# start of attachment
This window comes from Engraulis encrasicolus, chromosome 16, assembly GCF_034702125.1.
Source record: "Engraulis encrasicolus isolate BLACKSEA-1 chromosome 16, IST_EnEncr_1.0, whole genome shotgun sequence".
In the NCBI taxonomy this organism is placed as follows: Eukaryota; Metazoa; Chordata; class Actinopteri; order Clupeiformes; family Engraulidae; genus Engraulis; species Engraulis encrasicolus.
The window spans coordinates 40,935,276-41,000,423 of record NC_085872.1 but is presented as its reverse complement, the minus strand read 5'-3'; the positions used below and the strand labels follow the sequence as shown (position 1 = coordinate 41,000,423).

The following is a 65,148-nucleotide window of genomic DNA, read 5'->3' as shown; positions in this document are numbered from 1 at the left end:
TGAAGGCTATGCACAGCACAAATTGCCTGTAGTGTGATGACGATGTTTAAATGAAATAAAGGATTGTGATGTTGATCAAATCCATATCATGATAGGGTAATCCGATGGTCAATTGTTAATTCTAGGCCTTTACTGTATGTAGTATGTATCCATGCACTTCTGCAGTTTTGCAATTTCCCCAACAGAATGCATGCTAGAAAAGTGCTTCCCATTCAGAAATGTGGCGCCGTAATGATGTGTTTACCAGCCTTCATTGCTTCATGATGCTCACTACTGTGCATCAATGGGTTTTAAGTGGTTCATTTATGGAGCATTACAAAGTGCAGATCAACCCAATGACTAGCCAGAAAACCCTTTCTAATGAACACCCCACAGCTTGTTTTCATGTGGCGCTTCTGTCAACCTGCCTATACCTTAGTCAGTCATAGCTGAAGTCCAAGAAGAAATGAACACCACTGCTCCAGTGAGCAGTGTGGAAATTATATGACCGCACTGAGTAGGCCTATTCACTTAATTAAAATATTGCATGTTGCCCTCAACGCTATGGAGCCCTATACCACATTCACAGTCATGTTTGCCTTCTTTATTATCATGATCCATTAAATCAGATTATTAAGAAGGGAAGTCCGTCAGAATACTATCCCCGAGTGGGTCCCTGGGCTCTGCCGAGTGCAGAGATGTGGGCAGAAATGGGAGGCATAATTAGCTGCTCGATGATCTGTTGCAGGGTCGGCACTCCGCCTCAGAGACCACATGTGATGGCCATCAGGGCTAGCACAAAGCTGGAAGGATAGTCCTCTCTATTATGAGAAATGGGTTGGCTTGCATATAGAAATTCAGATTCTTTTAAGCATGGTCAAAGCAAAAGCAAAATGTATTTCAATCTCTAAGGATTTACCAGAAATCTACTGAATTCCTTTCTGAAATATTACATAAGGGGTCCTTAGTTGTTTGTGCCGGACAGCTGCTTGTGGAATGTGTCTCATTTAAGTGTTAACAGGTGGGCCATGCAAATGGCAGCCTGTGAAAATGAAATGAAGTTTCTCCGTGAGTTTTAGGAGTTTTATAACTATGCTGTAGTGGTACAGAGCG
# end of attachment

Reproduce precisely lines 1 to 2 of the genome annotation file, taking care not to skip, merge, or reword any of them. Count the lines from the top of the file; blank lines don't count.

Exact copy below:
This window comes from Engraulis encrasicolus, chromosome 16, assembly GCF_034702125.1.
Source record: "Engraulis encrasicolus isolate BLACKSEA-1 chromosome 16, IST_EnEncr_1.0, whole genome shotgun sequence".